This Is What Happens to Your Body When You Eat Instant Ramen
When you ponder the health content of ramen noodles, buzz words like "sodium" and "refined carbohydrates" probably come to mind. But do you know how those things actually affect your body?
It’s no secret that a package of instant ramen noodles can taste pretty good. Whether it’s an absolute last-resort option when there’s nothing else in your pantry, or you find yourself cooking it up every time you need a quick meal, you’ve probably succumbed to the salty, slurpy goodness on more than one occasion. And while you know it’s not health food, do you know what it actually does to your body?
There are a couple different things that make ramen a relatively unhealthy choice. There’s not much to these provision packets besides salt and carbohydrates. While those certainly get thrown around quite a bit as “bad-for-you” buzzwords, you may not know how they actually might harm your body. “One container of instant ramen can have almost half the daily recommendation for sodium, and is often low in beneficial nutrients such as fiber, vitamins, and minerals,” says Patricia Bannan, RDN, author of Eat Right When Time is Tight. When you ingest that much sodium in a single sitting, your body overcompensates by retaining more water. This can cause temporary water weight gain, leaving you feeling bloated and lethargic.
But while you may feel bloated, chances are you won’t feel full. Since the ramen contains lots of refined carbohydrates with virtually no protein or fiber, it’s essentially the very definition of empty calories. And you’ve probably heard the song-and-dance about refined carbs; eating too much can lead your blood sugar to spike and then dip, leaving you hungry and ready to eat again—which leads to weight gain. Find out what happens to your body right after drinking soda, too.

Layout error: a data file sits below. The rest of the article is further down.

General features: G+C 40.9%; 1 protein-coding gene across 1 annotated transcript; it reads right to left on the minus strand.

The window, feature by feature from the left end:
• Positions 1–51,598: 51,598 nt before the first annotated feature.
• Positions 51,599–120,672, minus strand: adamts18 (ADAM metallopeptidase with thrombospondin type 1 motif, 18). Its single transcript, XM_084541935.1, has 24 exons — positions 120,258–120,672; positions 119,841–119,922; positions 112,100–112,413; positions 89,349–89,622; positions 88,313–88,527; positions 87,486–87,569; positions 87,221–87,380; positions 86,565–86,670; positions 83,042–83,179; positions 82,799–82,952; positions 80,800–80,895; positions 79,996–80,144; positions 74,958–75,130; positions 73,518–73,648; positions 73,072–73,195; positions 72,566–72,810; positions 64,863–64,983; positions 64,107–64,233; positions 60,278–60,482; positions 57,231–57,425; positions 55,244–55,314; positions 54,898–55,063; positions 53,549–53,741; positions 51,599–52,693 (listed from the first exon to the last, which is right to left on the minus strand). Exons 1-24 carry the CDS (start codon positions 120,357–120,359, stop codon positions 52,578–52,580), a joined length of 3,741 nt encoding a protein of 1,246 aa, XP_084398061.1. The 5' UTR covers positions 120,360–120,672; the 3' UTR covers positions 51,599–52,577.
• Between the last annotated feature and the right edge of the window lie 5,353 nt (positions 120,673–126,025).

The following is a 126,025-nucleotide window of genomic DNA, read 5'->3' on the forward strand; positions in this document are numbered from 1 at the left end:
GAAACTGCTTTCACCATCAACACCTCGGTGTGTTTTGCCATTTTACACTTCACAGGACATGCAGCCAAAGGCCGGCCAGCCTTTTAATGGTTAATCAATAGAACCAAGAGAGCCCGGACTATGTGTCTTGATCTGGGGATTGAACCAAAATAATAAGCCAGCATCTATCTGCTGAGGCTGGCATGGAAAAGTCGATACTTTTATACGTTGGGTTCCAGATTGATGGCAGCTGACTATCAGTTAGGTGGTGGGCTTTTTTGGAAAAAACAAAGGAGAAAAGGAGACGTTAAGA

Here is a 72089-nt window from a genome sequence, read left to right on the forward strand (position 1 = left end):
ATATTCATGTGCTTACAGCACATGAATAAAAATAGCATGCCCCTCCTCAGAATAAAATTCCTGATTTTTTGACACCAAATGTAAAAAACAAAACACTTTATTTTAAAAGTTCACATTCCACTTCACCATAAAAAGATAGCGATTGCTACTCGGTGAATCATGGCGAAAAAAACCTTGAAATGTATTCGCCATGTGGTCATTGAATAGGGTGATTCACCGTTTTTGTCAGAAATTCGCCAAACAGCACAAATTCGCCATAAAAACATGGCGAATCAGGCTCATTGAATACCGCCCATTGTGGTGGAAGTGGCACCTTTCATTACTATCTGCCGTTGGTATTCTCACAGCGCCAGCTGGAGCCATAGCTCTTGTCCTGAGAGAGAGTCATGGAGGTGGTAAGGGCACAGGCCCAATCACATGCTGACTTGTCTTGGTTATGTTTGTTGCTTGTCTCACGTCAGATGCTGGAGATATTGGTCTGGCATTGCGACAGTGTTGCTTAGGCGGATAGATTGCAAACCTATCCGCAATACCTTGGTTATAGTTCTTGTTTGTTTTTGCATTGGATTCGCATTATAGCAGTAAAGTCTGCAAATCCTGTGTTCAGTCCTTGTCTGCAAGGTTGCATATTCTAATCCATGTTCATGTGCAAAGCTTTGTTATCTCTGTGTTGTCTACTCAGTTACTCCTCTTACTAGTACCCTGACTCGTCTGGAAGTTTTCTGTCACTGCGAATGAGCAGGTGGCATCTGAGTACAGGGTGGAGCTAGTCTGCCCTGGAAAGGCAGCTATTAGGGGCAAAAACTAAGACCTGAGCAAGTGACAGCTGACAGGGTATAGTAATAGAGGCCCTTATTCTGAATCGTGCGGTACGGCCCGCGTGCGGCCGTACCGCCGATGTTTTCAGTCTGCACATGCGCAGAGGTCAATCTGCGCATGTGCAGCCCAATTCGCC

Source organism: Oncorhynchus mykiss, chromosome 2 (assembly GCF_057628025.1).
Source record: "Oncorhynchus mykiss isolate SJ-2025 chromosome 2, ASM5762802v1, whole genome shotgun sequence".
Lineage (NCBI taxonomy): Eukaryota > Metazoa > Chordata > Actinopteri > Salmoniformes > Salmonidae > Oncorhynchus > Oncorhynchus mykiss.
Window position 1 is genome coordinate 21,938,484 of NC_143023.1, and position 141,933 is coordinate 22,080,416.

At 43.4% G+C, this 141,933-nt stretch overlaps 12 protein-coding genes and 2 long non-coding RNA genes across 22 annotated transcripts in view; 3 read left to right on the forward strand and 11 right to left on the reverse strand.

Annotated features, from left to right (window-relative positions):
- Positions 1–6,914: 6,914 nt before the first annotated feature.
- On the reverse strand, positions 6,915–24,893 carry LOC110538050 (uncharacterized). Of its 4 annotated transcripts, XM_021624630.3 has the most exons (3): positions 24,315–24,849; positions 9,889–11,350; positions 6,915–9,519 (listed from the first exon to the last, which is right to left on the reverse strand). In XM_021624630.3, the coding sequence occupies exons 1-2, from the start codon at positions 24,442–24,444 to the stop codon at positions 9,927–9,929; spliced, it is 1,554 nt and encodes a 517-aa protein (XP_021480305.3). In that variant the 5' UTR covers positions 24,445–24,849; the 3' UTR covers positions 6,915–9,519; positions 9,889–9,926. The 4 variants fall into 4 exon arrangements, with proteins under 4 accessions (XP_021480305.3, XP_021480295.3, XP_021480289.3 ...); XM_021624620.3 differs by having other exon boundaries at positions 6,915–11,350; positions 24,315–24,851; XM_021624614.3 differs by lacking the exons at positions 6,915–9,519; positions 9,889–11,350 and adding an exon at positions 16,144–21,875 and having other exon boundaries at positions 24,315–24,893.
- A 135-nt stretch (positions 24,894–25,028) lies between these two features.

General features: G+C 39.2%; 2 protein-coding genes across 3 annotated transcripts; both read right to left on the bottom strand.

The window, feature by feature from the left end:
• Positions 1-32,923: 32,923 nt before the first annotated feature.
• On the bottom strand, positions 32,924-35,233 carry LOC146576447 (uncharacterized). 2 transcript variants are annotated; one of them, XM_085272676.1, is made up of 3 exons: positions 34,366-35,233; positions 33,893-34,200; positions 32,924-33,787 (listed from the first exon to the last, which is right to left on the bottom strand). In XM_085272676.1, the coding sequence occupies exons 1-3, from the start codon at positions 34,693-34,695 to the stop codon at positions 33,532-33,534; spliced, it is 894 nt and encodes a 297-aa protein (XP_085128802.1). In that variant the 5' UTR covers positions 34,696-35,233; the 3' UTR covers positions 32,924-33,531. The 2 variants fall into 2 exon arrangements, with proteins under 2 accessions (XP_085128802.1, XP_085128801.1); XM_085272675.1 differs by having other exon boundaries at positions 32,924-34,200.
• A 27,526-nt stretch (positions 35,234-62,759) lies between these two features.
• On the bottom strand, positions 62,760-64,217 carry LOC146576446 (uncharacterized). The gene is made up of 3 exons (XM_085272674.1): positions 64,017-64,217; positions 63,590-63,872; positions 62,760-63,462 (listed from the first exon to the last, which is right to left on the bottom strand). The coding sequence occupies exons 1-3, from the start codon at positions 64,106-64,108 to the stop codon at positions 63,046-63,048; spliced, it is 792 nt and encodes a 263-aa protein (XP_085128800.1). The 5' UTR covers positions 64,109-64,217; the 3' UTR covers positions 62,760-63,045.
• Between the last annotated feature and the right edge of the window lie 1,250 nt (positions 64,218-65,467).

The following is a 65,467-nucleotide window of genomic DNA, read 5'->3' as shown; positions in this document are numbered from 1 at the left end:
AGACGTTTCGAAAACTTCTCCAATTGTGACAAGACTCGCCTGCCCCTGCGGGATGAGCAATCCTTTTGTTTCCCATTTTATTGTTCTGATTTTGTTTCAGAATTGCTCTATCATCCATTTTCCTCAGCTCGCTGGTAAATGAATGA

Doctors do know that years of eating the instant packets are linked to poor health. A study published in 2014 in the Journal of Nutrition, assessed the long-term consequences of ramen consumption in South Korea, where it’s a major meal staple. The researchers found that women who ate instant noodles at least twice a week had a 68 percent higher risk for metabolic syndrome—a combination of symptoms that raise the risk of type 2 diabetes and heart disease—than those who ate them less often.
In short, eating ramen once in a while won’t wreck your health—as is true with most processed foods. In fact, “if you still want to enjoy instant ramen soup, use half the amount of the flavor packet provided, or don’t use it at all,” says Bannan. “Flavor the soup yourself to control sodium amounts, and add fresh vegetables for fiber and lean protein for staying power.” But avoid making it a regular part of your diet. Next, find out the 50 foods nutritionists never, ever eat.